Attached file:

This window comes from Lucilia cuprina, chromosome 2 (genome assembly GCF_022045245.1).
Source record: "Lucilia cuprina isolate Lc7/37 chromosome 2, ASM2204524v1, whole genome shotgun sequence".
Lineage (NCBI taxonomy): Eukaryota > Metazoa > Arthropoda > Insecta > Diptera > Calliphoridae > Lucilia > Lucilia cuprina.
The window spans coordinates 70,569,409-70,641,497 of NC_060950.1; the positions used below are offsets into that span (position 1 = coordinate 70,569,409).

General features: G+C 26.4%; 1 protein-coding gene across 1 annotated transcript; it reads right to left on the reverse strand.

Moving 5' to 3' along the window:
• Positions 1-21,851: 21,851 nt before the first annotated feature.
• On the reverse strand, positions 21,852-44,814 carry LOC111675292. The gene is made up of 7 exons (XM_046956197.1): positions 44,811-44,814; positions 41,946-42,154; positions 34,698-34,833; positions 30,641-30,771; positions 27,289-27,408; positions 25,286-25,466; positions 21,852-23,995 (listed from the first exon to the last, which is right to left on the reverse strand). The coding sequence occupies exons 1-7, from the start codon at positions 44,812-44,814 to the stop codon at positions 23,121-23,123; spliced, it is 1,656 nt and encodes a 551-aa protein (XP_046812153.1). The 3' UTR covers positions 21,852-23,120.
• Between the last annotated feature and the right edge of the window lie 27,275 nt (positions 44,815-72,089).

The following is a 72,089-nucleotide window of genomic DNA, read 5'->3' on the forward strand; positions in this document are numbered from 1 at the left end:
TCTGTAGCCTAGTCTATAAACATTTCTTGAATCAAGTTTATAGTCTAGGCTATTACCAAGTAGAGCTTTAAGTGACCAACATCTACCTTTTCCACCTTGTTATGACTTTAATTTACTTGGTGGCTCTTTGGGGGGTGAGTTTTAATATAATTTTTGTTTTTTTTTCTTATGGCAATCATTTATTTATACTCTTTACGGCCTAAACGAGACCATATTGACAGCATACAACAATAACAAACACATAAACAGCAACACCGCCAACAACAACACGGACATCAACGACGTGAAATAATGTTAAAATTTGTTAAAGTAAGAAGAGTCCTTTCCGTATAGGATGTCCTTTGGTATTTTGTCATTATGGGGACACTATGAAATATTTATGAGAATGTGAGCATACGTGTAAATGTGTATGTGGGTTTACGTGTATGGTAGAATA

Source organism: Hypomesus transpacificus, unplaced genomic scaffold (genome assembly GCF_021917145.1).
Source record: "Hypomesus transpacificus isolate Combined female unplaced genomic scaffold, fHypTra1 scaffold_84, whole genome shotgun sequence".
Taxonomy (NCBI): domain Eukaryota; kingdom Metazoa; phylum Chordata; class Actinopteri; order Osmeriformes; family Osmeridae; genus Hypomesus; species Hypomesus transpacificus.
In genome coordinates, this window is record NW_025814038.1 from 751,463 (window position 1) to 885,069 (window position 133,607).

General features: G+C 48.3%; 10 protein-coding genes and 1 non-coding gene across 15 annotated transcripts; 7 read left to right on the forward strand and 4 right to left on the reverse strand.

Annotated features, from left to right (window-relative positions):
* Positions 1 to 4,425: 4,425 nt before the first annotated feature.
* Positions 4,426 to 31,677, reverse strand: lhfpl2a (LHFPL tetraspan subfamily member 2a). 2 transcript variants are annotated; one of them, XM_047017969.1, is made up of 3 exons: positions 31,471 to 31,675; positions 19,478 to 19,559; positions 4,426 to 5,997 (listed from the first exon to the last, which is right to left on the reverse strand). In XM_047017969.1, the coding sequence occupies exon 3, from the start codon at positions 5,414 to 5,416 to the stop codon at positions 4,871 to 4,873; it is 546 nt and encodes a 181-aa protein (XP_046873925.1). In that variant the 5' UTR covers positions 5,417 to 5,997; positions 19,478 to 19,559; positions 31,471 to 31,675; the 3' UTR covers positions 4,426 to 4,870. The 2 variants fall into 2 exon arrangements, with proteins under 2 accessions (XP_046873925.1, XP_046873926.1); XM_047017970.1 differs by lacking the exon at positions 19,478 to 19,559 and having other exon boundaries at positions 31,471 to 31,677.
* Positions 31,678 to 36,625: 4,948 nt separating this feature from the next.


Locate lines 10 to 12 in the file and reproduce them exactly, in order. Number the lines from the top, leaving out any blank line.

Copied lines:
The following is a 72,089-nucleotide window of genomic DNA, read 5'->3' on the forward strand; positions in this document are numbered from 1 at the left end:
TCTGTAGCCTAGTCTATAAACATTTCTTGAATCAAGTTTATAGTCTAGGCTATTACCAAGTAGAGCTTTAAGTGACCAACATCTACCTTTTCCACCTTGTTATGACTTTAATTTACTTGGTGGCTCTTTGGGGGGTGAGTTTTAATATAATTTTTGTTTTTTTTTCTTATGGCAATCATTTATTTATACTCTTTACGGCCTAAACGAGACCATATTGACAGCATACAACAATAACAAACACATAAACAGCAACACCGCCAACAACAACACGGACATCAACGACGTGAAATAATGTTAAAATTTGTTAAAGTAAGAAGAGTCCTTTCCGTATAGGATGTCCTTTGGTATTTTGTCATTATGGGGACACTATGAAATATTTATGAGAATGTGAGCATACGTGTAAATGTGTATGTGGGTTTACGTGTATGGTAGAATA

Source organism: Hypomesus transpacificus, unplaced genomic scaffold (genome assembly GCF_021917145.1).